Sometimes my sense of my body is out of touch with reality

With Ehlers-Danlos, I may not recognize when my body is out of alignment

Karen Del Vecchio avatar

by Karen Del Vecchio |

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I usually know when I’m crooked. When my body has been pulled out of alignment in a variety of ways, it’s usually pretty clear. But during my latest massage to treat the symptoms of my Ehlers-Danlos syndrome, something unusual happened.

As I was lying on my back on the table, Kim, my amazing body worker, came in and asked me to shift my hips to the left. I did, and then asked her why she wanted me to lie in a zigzag shape, with my head and feet in line and my hips off to one side.

She looked at me oddly, laughed, and said that before she asked me to move I was crooked, but now I was straight. It was such an odd sensation. She was telling me I was straight, but my body was telling me I was crooked. She was correct, but wow, that was weird!

It quickly became apparent that not only was I out of whack, but I was also pretty stuck that way. The muscles along my ribs were very tight, but gentle traction on my legs didn’t release them. That happens occasionally, but it’s also a sign that I’m physically not in a good place.

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Are My Unique Massage Reactions Related to EDS?

Sometimes, when my body’s become too wonky and twisted, it feels a bit frozen. I’ll know it hurts, but it’s seems as if it’s in the background. I feel like I’ve moved beyond the pain, but to get my muscles to relax and unravel, I have to work back through the pain in the other direction, so to speak.

As Kim began working on me, my muscles started to wake up and remember how stiff and uncomfortable they were. In many places, once they started reacting again, they were so hypersensitive that even touching them caused spasms. When that happens, oddly, the spasms themselves usually aren’t painful, although they feel weird. And sometimes I just have to ride it out until they relax and let go.

I usually feel like a new person after my massage. I’m much less sore, not as tired, and feel what I assume is somewhat “normal” for at least a few days. But occasionally, when I’m this wonky, that doesn’t happen. While I did feel better afterward, I didn’t have the same kind of relief. It can sometimes take a few sessions to get everything untangled and relaxed again, particularly if it’s been fired up, as it has been the past few weeks. But eventually it’ll settle down again.

Right now I’m keeping my eye on the finish line. In just a few weeks, I’ll be on summer break (one of the benefits of being a teacher), and I’ll have some time to rest up, regroup, and recharge!

Note: Ehlers-Danlos News is strictly a news and information website about the disease. It does not provide medical advice, diagnosis, or treatment. This content is not intended to be a substitute for professional medical advice, diagnosis, or treatment. Always seek the advice of your physician or another qualified health provider with any questions you may have regarding a medical condition. Never disregard professional medical advice or delay in seeking it because of something you have read on this website. The opinions expressed in this column are not those of Ehlers-Danlos News or its parent company, BioNews, and are intended to spark discussion about issues pertaining to Ehlers-Danlos.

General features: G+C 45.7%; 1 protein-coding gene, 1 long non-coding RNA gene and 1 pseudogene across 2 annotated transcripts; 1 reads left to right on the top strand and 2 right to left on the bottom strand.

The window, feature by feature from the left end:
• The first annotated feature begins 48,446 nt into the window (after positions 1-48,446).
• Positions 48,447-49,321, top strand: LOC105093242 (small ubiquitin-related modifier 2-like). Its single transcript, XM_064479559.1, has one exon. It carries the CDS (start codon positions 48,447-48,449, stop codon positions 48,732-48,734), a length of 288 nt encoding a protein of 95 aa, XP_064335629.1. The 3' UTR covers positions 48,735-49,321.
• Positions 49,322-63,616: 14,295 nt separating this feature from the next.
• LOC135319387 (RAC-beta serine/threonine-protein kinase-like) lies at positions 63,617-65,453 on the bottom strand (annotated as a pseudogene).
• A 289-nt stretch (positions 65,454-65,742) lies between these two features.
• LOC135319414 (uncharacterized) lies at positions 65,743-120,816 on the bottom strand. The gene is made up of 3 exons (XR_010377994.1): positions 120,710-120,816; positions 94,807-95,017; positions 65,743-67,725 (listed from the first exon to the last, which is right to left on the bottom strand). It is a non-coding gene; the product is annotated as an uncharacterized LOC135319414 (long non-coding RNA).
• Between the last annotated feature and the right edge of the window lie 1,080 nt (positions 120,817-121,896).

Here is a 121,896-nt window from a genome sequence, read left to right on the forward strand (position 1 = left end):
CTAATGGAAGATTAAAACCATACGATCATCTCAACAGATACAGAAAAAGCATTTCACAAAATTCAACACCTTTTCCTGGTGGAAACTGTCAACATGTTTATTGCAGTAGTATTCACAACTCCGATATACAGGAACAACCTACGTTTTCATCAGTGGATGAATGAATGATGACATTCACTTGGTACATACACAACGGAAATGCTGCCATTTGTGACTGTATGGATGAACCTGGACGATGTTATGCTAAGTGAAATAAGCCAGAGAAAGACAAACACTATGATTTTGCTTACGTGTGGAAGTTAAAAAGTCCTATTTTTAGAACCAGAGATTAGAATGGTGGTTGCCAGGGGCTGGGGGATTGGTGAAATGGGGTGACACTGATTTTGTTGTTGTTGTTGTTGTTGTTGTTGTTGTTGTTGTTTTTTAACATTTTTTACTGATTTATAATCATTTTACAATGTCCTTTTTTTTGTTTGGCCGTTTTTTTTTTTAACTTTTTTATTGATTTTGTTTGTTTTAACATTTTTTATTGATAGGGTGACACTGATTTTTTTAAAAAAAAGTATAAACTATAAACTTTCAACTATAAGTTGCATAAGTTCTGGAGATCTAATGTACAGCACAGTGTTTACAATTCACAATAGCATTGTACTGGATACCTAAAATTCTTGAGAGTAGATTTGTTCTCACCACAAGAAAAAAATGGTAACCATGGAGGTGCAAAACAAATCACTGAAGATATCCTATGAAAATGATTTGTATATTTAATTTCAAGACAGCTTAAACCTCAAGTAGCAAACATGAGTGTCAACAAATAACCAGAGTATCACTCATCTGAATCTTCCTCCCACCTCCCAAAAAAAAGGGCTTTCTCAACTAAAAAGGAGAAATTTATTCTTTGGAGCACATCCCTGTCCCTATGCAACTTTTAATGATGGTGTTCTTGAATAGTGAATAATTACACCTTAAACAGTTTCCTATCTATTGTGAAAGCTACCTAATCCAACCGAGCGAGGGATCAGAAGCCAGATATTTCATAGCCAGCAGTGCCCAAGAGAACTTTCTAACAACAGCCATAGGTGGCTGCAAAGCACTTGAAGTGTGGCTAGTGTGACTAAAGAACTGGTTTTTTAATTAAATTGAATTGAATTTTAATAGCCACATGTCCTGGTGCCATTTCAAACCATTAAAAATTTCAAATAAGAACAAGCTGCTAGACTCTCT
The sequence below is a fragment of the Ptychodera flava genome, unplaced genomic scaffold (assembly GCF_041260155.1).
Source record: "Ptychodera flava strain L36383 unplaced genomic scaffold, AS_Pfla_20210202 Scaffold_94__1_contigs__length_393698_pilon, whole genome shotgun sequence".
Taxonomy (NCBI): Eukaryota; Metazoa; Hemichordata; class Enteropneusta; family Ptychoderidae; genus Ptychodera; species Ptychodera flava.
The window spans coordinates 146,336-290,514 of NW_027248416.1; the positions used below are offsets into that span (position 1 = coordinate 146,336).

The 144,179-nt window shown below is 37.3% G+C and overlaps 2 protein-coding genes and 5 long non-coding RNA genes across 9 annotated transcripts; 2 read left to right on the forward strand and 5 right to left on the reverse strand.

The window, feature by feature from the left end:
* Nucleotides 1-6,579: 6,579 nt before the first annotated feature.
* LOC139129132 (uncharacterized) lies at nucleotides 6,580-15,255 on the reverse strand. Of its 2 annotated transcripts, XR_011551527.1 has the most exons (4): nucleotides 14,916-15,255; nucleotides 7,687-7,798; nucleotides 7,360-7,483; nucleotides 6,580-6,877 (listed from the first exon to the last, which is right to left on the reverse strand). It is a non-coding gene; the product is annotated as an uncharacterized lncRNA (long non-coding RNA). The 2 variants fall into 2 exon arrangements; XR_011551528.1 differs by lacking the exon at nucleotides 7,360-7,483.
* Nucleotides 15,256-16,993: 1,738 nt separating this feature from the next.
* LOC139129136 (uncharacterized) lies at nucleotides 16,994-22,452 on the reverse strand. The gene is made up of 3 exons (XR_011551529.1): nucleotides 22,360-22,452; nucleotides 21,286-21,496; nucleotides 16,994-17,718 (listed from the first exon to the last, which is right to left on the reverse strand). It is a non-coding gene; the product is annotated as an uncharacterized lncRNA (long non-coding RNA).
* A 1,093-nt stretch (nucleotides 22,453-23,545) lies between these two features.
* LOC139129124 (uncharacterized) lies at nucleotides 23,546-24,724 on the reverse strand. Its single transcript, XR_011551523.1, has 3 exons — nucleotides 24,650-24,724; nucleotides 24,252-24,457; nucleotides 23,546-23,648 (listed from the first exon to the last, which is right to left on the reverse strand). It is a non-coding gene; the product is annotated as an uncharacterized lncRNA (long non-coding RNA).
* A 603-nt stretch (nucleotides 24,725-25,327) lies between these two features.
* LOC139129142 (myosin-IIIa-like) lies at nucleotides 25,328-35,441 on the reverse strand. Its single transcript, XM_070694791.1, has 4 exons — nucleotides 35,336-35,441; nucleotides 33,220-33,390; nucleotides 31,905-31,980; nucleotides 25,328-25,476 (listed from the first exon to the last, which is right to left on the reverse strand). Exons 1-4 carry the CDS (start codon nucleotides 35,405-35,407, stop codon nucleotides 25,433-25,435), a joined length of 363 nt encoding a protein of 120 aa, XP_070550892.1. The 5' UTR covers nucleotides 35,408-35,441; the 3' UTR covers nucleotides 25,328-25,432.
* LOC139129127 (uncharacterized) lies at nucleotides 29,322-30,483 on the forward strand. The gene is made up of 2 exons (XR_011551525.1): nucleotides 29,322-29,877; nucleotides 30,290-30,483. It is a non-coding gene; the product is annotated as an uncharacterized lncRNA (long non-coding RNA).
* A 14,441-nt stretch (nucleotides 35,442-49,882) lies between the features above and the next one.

Susan Edwards avatar

Susan Edwards

Karen you are not alone with the observation that the body map and the brain map are at times different. You may wish to look at the journal articles of Dr. Claude Hamonet's group on Dopamine Responsive Dystonia in EDS. They are easily found and open access on line.

Christy avatar


My proprioception is off often. Sometimes I look down at myself or my PT will mention it and it's just crazy what my body feels is "normal".

Suzanne Goodwin avatar

Suzanne Goodwin

So interesting because I have the very same experience with my massage therapist. When she asks me to shift my body to straighten out, I feel crooked! So validating to know I'm not the only one. A very strange feeling, indeed! Another reason why massage is so helpful for people with EDS. :)

Colette avatar


Thank you for your column! Ugh-totally understand about the cramping during massages. It's like my body is out of control.

Susan Leibler avatar

Susan Leibler

The condition which Karen Del Vecchio speaks of is called Proprioception. I too have that, but all the time. My EDS is rapidly progressing in my 60s. In addition, I have Stereognosis - which is, for example, if I am in a store and am holding car keys, sunglasses, cell phone and wallet in one hand and pick up a bottle of nail polish to consider, I can't feel what's what in my hand unless I look at my hand. If I don't look, I have no idea which item is which, and have walked out of a store shoplifting. Once at my car, I look to utilize keys and see the nail polish and immediately go back in an apologize. This is a crazy syndrome! Some days I can wiggle my teeth with my tongue, other days I cannot swallow unless I sit up perfectly straight because my esophagus folds in on itself while I'm slumping. So many of our symptoms are invisible to others, it is so difficult to try to explain.

Lauren Olson avatar

Lauren Olson

I thought it was just me, but every time I think I am straight on the chiropractor table I am actually crooked; and when I straighten out, I then feel like I am crooked!


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